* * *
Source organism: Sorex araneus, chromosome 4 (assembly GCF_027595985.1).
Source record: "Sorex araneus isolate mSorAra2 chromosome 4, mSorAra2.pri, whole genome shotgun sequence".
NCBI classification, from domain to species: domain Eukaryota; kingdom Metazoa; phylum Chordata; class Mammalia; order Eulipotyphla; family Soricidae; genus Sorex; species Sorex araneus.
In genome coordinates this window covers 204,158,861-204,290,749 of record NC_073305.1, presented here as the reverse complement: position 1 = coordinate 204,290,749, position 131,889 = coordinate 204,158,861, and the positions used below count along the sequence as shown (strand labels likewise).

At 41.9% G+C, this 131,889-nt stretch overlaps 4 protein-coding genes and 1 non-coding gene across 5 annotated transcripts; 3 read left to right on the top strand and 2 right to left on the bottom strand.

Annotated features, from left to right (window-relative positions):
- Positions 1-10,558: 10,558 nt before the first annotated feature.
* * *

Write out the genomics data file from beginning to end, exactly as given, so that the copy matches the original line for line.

Source organism: Sorex araneus, chromosome 4 (assembly GCF_027595985.1).
Source record: "Sorex araneus isolate mSorAra2 chromosome 4, mSorAra2.pri, whole genome shotgun sequence".
NCBI classification, from domain to species: domain Eukaryota; kingdom Metazoa; phylum Chordata; class Mammalia; order Eulipotyphla; family Soricidae; genus Sorex; species Sorex araneus.
In genome coordinates this window covers 204,158,861-204,290,749 of record NC_073305.1, presented here as the reverse complement: position 1 = coordinate 204,290,749, position 131,889 = coordinate 204,158,861, and the positions used below count along the sequence as shown (strand labels likewise).

At 41.9% G+C, this 131,889-nt stretch overlaps 4 protein-coding genes and 1 non-coding gene across 5 annotated transcripts; 3 read left to right on the top strand and 2 right to left on the bottom strand.

Annotated features, from left to right (window-relative positions):
- Positions 1-10,558: 10,558 nt before the first annotated feature.